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Warwick Square, Pimlico


Warwick Square has a private garden featuring trees, shrubs, lawns and children's play areas.

The following is from the Register of Parks and Gardens of Special Historic Interest. For the most up-to-date Register entry, please visit the The National Heritage List for England (NHLE):

A mid 19th century private square, part of Thomas Cubitt's development of Pimlico.



Warwick Square is situated c 400m to the south of Victoria station, c 850m north-west of Vauxhall Bridge, and 200m south-east of Eccleston Square (qv). The c 1ha rectangular site (c 175m x 50m) is bounded by the public road Warwick Square forming the longer sides to the north-west and south-east, by Belgrave Road to the north-east,and by St George's Drive to the south-west. The church dedicated to St Gabriel (listed gade II), designed by Thomas Cundy and consecrated in 1853, stands to the south-west in St George's Drive. The terraces of C19 houses are separated from the garden by the roads. The site is enclosed by iron railings.


The site is approached from Warwick Square by gates in the north-west and south-east sides. The overthrow of the gate on the north-west side bears the legend Rus in Urbs. The gates lead to gravel paths which travel around the perimeter of the site.


The majority of the stucco terrace houses (most of which are listed grade II) for which the garden was made were built by Thomas Cubitt c 1843, as an integral part of Warwick Square's planned layout. The houses range from four to five storeys high, and most have Doric porches and balustraded first-floor balconies.


The rectangular site retains much of the simple design recorded on the OS 1st edition map of 1867, although both that map and the site lack the network of paths recorded on the revised Cubitt plan of 1860.

The entrance gates are connected by a gravel path which divides the lawn into two, the central point of the path being marked by a circular bed. The perimeter path which encloses the lawn is screened from the road for much of its length by evergreen shrubs. Some of the glazed terracotta edging to the paths survives. Shrubberies, mainly planted with evergreens, are situated at the corners of the lawn, and an early C20 tennis court and a late C20 children's play area are situated at the north-east end. Numerous mature trees, including plane, lime, sycamore, and ailanthus are a feature of this garden.


E B Chancellor, The History of the Squares of London (1907), pp 333, 335

E Cecil, London Parks and Gardens (1907), p 239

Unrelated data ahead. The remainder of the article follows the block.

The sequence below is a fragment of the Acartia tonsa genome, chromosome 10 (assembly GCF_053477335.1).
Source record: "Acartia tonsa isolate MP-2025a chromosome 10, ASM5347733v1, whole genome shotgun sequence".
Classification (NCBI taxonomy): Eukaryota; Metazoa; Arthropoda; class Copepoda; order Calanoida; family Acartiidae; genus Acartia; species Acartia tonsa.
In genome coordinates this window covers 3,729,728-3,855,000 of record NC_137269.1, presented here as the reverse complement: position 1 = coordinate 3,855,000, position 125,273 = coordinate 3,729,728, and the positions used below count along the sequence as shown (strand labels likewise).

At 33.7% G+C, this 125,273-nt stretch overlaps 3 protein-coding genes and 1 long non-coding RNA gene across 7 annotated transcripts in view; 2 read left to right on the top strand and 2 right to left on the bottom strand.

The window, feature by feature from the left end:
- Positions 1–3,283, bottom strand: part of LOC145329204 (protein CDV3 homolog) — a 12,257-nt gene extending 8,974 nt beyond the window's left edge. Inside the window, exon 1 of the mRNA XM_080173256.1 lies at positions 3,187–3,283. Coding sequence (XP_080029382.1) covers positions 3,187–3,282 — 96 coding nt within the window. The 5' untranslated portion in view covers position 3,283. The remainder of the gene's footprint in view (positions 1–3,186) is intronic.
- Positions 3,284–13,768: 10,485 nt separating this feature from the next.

Royal Commission Report on London Squares (1928)

London Squares Preservation Act (1931)

H Hobhouse, Thomas Cubitt- Master Builder (1971)

B Cherry and N Pevsner, The Buildings of England: The Cities of London and Westminster (1973), pp 487, 635

London Historic Parks and Gardens Trust, London Squares (conference proceedings, June 1995)


J Rocque, Plan of the Cities of London and Westminster and Borough of Southwark and the country near ten miles around, surveyed 1741-1745, published 1746

R Horwood, Map of London, 1792-1799, 2nd edition 1813 by William Faden

Thomas Cubitt, Plan of Pimlico, 1840

Bacon, Map of London, 1888

OS 60" to 1 mile: 1st edition published 1867

2nd edition published 1894

Visitor Access, Directions & Contacts


Pimlico underground station - Victoria line.


The following is from the Register of Parks and Gardens of Special Historic Interest. For the most up-to-date Register entry, please visit the The National Heritage List for England (NHLE):


Situated on the site of Neat House Gardens, the marshy ground which was to be developed as Pimlico was owned by the Grosvenor family (Duke of Westminster). Until 1815 the area was given over almost entirely to horticulture with industrial works, including Thomas Cubitt's own, established on the land bordering the area to the west. Vauxhall Bridge Road was created in 1815 and Vauxhall Bridge opened in 1816. The Grosvenor Canal was opened in 1825. The development of Pimlico was due to Thomas Cubitt (1788-1855) who, following his successful developments in Belgravia, began negotiating for leases from the Duke of Westminster in the 1820s and by 1835 had acquired all the available land to the south of Grosvenor Canal. The level of the low-lying land was raised and the open sewer known as the 'Kings School Pond', to the east of the area, was covered in by 1844 at Cubitt's expense. Cubitt also financed much of the embankment of the Thames to the south-west. Warwick Square was laid out in 1843, by which time activity in the development of town squares in London had reached a height.

In 1927 a Royal Commission on London Squares was appointed to enquire and report on the squares and similar open spaces existing in the area of the Administrative County of London. The recommendations, published by the Royal Commission, were numerous and recognised the need to safeguard squares. The Royal Commission was followed in 1931 by the London Squares Preservation Act which listed 461 squares to be protected; Warwick Square is listed in both reports.

The square has changed little over the years; during the Second World War the railings and stone plinths were removed, replacements being erected in 1999. The garden is privately owned (2001) on behalf of the residents of Warwick Square.


Victorian (1837-1901)

Associated People
Features & Designations


  • The National Heritage List for England: Register of Parks and Gardens

  • Reference: GD1844
  • Grade: II


  • Shrub Feature
  • Lawn
  • Railings
  • Description: The site is enclosed by iron railings.
  • Earliest Date:
  • Latest Date:
Key Information


Designed Urban Space



Principal Building

Domestic / Residential


Victorian (1837-1901)